THE scarcity of quality seeds at affordable prices has become a growing concern for farmers. Seed scarcity, as many suggest, may make Bangladesh further dependent on import to meet the local demands that could multiply the cost of agricultural production. In 2019–20, the demand for seeds of rice, wheat, maize, jute, pulse, oil, potato and vegetables was 12,43,268 tonnes and three government agencies could supply about 11.68 per cent of the seeds. Private-sector importers, cashing in on the supply shortage and growing demand, have recently increased seed prices. One kilogram of hybrid onion seeds now sells for Tk 12,000, which was Tk 3,000 in 2019. As farmers are preparing land to grow potato, they are burdened with high price of seeds the imported variety of which now sells Tk 5,000–Tk 7,000 a 50kg bag. The high price of quality seeds often forces farmers to borrow money with high interest and it significantly adds to the production cost. The seed wing of the agricultural ministry does not have a comprehensive understanding of the farmer’s demand for seed or a means to meet it.
The Bangladesh Agricultural Development Corporation, the Department of Agricultural Extension and the Barind Multipurpose Development Authority are meant to conduct research and develop improved varieties of seeds and play a significant role in strengthening farmer’s seed management system that meets 70 per cent of the demand. However, they have not been able to properly discharge their duties. The seed technologist at the ministry concerned say that they will take step, but gives no details of plans. In the absence of an effective seed policy, the private sector gets an opportunity to import and market seed out of profiteering interest. This is particularly concerning in the COVID-19 emergency when the global export-import chain has already been disrupted. Farmers are reported to be worried about a seed crisis for the forthcoming paddy season because of the COVID-19 outbreak. Bangladesh is said to be able to increase its rice production by 10–15 per cent with a systematic supply of quality seeds. The ministry concerned should immediately make a market intervention to stabilise seed price to ensure that farmers are not faced with seed shortage and high price.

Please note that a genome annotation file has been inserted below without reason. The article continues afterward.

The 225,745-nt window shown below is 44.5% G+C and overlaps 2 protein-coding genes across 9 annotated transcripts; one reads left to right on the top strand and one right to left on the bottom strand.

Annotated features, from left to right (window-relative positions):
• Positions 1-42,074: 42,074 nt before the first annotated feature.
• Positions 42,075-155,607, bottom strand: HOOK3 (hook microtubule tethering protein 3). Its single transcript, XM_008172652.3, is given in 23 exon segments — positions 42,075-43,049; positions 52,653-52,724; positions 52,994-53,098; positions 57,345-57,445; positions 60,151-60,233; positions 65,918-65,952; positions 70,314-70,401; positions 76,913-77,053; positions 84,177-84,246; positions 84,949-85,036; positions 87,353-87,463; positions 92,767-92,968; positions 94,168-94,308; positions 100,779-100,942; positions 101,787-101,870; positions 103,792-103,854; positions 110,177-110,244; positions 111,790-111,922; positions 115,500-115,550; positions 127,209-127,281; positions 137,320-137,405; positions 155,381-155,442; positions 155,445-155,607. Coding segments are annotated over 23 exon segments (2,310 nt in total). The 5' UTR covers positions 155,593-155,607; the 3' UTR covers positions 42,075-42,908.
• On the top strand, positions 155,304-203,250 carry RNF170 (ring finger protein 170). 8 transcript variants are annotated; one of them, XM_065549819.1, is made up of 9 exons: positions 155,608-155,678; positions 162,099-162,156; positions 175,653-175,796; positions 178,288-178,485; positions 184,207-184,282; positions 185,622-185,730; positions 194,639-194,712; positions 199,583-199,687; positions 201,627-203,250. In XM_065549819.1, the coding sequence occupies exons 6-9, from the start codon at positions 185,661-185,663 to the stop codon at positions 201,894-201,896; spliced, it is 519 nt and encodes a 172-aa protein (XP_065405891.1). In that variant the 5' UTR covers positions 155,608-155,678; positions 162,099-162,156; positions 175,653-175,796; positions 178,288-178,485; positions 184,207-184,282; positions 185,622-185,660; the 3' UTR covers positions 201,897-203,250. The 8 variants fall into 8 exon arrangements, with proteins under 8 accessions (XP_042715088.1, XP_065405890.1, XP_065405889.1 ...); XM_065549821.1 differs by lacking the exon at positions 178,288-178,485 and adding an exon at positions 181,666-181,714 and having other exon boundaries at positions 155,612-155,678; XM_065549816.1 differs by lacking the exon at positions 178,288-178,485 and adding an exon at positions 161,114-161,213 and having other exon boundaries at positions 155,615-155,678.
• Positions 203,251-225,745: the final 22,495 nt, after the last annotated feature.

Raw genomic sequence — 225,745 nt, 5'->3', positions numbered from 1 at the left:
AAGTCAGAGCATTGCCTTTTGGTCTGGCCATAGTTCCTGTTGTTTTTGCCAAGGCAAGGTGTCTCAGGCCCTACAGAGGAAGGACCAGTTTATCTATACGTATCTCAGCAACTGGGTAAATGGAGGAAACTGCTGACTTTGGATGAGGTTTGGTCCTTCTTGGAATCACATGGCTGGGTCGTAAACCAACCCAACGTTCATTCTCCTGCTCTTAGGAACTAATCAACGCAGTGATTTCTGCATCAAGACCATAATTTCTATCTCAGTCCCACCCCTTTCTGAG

An outmoded seed policy and ineffective agricultural research organisations are worrying for a country with its economy being dependent on agriculture. The government must immediately draft a seed policy that will strengthen the farmer’s seed management system, incentivise farmers to produce quality seeds and decrease its import dependency to meet the local demand. The government should consider recommendations of agroeconomists for a nationalised seed bank. It should also take early steps to stabilise the seed market and attend to the current shortage to ensure that farmers are not burdened with high prices in an economy already constrained by COVID-19.
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